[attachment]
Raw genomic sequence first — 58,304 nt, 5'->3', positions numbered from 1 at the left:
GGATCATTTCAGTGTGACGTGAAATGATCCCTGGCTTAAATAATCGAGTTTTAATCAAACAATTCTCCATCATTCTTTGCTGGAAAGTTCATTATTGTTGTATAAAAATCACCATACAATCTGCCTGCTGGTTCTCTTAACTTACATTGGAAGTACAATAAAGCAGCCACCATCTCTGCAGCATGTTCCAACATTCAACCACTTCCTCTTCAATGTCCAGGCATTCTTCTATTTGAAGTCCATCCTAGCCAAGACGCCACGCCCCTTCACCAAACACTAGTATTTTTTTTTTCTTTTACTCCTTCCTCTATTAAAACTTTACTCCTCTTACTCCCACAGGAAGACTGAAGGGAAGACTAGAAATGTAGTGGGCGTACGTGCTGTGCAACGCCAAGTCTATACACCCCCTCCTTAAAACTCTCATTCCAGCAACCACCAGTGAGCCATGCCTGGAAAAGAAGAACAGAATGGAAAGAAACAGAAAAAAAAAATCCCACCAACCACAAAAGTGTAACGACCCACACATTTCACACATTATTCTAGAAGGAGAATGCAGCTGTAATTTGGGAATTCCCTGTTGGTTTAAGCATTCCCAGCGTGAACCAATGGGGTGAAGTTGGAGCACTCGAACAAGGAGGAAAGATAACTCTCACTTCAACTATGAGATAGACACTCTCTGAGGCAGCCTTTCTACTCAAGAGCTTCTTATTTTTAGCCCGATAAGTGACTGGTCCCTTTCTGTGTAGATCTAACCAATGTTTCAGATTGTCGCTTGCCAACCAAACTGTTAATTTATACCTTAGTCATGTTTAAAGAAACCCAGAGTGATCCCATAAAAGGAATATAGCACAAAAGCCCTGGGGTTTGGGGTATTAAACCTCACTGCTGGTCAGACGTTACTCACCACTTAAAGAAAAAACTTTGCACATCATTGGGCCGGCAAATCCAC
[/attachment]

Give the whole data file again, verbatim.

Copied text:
Raw genomic sequence first — 58,304 nt, 5'->3', positions numbered from 1 at the left:
GGATCATTTCAGTGTGACGTGAAATGATCCCTGGCTTAAATAATCGAGTTTTAATCAAACAATTCTCCATCATTCTTTGCTGGAAAGTTCATTATTGTTGTATAAAAATCACCATACAATCTGCCTGCTGGTTCTCTTAACTTACATTGGAAGTACAATAAAGCAGCCACCATCTCTGCAGCATGTTCCAACATTCAACCACTTCCTCTTCAATGTCCAGGCATTCTTCTATTTGAAGTCCATCCTAGCCAAGACGCCACGCCCCTTCACCAAACACTAGTATTTTTTTTTTCTTTTACTCCTTCCTCTATTAAAACTTTACTCCTCTTACTCCCACAGGAAGACTGAAGGGAAGACTAGAAATGTAGTGGGCGTACGTGCTGTGCAACGCCAAGTCTATACACCCCCTCCTTAAAACTCTCATTCCAGCAACCACCAGTGAGCCATGCCTGGAAAAGAAGAACAGAATGGAAAGAAACAGAAAAAAAAAATCCCACCAACCACAAAAGTGTAACGACCCACACATTTCACACATTATTCTAGAAGGAGAATGCAGCTGTAATTTGGGAATTCCCTGTTGGTTTAAGCATTCCCAGCGTGAACCAATGGGGTGAAGTTGGAGCACTCGAACAAGGAGGAAAGATAACTCTCACTTCAACTATGAGATAGACACTCTCTGAGGCAGCCTTTCTACTCAAGAGCTTCTTATTTTTAGCCCGATAAGTGACTGGTCCCTTTCTGTGTAGATCTAACCAATGTTTCAGATTGTCGCTTGCCAACCAAACTGTTAATTTATACCTTAGTCATGTTTAAAGAAACCCAGAGTGATCCCATAAAAGGAATATAGCACAAAAGCCCTGGGGTTTGGGGTATTAAACCTCACTGCTGGTCAGACGTTACTCACCACTTAAAGAAAAAACTTTGCACATCATTGGGCCGGCAAATCCAC